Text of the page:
PITOŇÁK, M., PROCHÁZKA, I., MIČULKOVÁ, V., MALÝ, M. (2019). Venturing
beyond the Behavioural MSM: “Sex, Chems, & Satisfaction” in Their Syndemic
Contexts. Adiktologie, 19(2), 75–83; https://doi.org/10.35198/01-2019-002-0003
BACKGROUND: The health and well-being of those sexual-minority men who are often behaviourally defined as men who have sex with men (MSM) is affected by a system of interlinked factors that interact on the structural, interpersonal, and individual levels. Recently, two of the most common MSM health issues have been (a) the risks of acquiring sexually transmitted infections (STIs), mostly HIV, and (b) the sexualized use of addictive substances, known as chemsex.
AIMS: On the basis of the first comprehensive Czech dataset to integrate several mutually interlinked factors on the behavioural, as well as the psychological and structural domains, we attempt to shed light on the barriers to HIV testing and adherence to safer sex practices, including the most thorough description of the chemsex phenomenon that is available. We aim to go beyond the behavioural perspective and draw links to the well-being and satisfaction of this sexual minority and their sex lives.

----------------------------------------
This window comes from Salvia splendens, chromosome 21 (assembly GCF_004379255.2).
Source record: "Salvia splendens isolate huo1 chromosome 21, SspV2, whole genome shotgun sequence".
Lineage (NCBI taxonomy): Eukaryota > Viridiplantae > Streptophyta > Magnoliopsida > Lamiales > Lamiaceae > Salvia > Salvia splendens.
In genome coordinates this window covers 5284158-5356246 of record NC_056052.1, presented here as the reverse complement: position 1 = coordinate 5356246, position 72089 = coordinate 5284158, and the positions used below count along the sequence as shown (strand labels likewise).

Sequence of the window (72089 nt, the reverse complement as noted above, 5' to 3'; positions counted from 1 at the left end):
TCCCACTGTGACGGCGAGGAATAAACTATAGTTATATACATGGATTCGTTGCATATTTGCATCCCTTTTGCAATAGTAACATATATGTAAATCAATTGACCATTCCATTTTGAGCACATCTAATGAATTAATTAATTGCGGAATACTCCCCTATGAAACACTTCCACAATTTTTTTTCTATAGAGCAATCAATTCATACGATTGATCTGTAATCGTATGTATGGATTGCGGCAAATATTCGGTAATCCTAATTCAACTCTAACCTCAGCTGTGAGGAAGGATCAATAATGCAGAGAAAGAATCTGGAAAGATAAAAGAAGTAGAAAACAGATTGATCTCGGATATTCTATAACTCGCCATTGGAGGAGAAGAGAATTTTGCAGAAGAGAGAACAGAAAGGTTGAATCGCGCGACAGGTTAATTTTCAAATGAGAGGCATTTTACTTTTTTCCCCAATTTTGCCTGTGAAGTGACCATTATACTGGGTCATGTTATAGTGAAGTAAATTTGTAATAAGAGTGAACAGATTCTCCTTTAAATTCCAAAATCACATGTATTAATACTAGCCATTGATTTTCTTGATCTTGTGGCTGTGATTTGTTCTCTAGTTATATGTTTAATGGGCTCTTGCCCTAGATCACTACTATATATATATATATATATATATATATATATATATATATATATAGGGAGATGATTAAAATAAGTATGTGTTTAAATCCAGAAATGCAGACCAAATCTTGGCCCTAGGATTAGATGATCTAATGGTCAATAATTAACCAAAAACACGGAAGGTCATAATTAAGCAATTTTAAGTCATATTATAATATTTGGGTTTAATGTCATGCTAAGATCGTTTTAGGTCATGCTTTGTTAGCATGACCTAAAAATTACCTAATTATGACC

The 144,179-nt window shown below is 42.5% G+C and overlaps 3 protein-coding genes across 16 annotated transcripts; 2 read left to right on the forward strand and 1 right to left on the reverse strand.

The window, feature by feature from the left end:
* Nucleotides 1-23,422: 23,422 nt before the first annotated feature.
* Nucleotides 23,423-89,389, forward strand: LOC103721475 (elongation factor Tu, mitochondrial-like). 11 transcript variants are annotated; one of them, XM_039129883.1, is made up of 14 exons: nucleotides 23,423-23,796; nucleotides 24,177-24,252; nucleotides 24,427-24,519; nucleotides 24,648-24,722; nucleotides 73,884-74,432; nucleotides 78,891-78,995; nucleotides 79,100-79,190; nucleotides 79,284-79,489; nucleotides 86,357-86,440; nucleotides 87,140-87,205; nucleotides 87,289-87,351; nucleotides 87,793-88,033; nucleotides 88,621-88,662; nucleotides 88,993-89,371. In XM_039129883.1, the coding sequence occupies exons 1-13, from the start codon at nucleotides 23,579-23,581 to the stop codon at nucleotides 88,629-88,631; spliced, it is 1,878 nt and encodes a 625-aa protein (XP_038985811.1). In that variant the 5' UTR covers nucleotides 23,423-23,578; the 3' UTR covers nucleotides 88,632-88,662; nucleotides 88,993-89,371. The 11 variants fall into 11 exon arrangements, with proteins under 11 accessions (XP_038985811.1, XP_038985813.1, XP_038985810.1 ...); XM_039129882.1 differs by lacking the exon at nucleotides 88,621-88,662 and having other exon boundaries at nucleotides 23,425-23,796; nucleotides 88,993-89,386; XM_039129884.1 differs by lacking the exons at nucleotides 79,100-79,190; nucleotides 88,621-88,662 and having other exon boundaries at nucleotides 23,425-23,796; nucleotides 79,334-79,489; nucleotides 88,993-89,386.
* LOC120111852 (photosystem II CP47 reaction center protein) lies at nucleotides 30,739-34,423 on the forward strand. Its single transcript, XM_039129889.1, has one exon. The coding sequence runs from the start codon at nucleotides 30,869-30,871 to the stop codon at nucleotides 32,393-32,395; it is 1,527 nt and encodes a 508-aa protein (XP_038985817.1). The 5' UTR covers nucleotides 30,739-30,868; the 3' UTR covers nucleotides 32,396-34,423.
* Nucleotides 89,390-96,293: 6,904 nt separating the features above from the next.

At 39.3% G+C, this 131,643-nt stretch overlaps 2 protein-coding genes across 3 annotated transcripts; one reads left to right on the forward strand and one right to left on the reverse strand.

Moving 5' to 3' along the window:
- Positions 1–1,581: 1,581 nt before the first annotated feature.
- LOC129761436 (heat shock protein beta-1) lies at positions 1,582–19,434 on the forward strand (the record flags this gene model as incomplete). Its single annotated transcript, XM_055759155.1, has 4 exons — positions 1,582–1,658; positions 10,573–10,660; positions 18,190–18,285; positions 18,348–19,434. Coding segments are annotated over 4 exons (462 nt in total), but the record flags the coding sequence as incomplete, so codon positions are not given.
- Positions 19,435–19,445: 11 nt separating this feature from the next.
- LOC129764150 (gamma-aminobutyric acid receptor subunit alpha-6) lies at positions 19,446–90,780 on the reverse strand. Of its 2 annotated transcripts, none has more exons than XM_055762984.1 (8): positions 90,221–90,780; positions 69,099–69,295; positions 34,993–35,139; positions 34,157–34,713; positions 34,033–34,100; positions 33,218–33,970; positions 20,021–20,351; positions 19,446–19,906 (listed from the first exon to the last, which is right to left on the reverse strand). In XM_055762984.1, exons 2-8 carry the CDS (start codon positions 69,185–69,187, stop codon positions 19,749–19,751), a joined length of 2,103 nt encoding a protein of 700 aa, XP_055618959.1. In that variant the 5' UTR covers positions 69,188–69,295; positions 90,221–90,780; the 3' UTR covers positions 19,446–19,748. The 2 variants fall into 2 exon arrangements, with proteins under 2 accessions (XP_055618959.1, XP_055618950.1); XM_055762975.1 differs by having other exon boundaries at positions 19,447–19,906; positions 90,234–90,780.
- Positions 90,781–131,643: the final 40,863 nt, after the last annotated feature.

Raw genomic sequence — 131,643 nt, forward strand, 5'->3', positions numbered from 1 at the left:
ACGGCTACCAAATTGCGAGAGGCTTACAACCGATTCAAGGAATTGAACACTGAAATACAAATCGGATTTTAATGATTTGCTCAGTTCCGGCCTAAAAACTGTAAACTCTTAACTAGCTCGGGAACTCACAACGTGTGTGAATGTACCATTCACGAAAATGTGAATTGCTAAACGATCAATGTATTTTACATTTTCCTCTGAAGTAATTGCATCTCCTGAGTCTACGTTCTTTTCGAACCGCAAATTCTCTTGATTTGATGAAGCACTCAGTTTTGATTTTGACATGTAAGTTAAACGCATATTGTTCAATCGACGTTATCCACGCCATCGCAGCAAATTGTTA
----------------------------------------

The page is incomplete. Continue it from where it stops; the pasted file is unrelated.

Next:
METHODS: A series of descriptive statistical analyses was conducted on a sample of 547 respondents obtained within a self-administered online survey. RESULTS: More than half of our respondents (55%) and three-quarters (72%) of the men younger than 25 years have never been tested for HIV. One-third of the respondents considered testing services to be insufficiently friendly to gay, bisexual, or other men, and they also reported stigmatization and discrimination by healthcare workers as a problem that exists. 84% of the MSM have experience with anal sex; 43% of them always use condoms. Of all the respondents, nearly 6% have had at least one chemsex experience during their life. Only 46% of the MSM reported being satisfied with their sex lives; 52% of those who were dissatisfied attributed this to “not having a steady partner” and 49% to “not having any sex”.
CONCLUSION: The sexual behaviour of MSM and their experience with HIV testing, chemsex, perceived stigma, and satisfaction with their sex lives are among the phenomena that deserve to be more regularly covered by relevant epidemiological examinations. Although our current analysis was more exploratory than in-depth, it may contribute to a better understanding of the syndemic and multifactorial conditions that influence the sexual behaviour of MSM, including the minority stress that may be rooted in deficiencies in our understanding of these populations.